The Federal Reserve has been raising interest rates because they say the economy is strong. But how strong is it? The evidence is mixed.
On the plus side, unemployment sits at 3.7%, a historic low. And this holiday shopping season was the best in six years, with retail sales up 5.1%, bringing in more than $850 billion. Corporate earnings were also very healthy, rising 20% for the year.
But even with all this good news, the S&P 500 finished 2018 down 4.38% (if dividends are included), and it had the worst December since 1931. That is a far cry from the 9% gain the index showed for the year-to-date back in September.
So what will 2019 bring?
Some signs are positive. Historically, the stock market rarely has two negative years in a row. A CNBC survey of Wall Street strategists found that most have a positive view of the coming year’s performance. It won’t be a straight upward climb, though—we can expect to see large swings in both directions.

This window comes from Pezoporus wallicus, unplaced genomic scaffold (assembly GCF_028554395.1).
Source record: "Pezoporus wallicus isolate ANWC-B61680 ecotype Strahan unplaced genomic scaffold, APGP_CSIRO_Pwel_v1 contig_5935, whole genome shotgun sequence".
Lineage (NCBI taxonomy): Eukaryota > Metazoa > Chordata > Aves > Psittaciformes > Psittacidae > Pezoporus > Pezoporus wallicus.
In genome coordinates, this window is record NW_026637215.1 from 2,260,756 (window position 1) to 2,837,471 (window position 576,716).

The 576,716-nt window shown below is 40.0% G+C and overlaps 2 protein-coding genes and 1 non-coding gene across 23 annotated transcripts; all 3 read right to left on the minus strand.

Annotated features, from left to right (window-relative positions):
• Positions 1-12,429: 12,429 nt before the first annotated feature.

On the negative side for the economy, the U.S. stock market can sometimes be a forward indicator, and it has been in decline over the last three months.
While the market expected the Fed to raise rates by 0.25% in December, it did not like the fact that they left the door open for two more potential hikes this year. Higher interest rates can make the economy soften. But even with the rate hike, the yield on the 10-year Treasury dropped from a high of 3.25% in 2018 to its current rate of below 2.7%. This leads some to believe that the Fed might not raise rates this year after all, especially if stocks continue to decline.
Another catalyst for this volatile market is the trade outlook. Almost every other day we hear we are close to a trade deal with China or some other country, only to get whipsawed when news reports say negotiations are off. March 1 is the new deadline for a deal with China. If it doesn’t happen, we will likely see a continuation of the current tariffs.
While it is impossible to know what the market and the economy will do in the short term, we do know that reacting to headline news, instead of following your investment strategy, can hurt your long-term returns.
For more information, see this CNBC article on what to expect in the markets in 2019.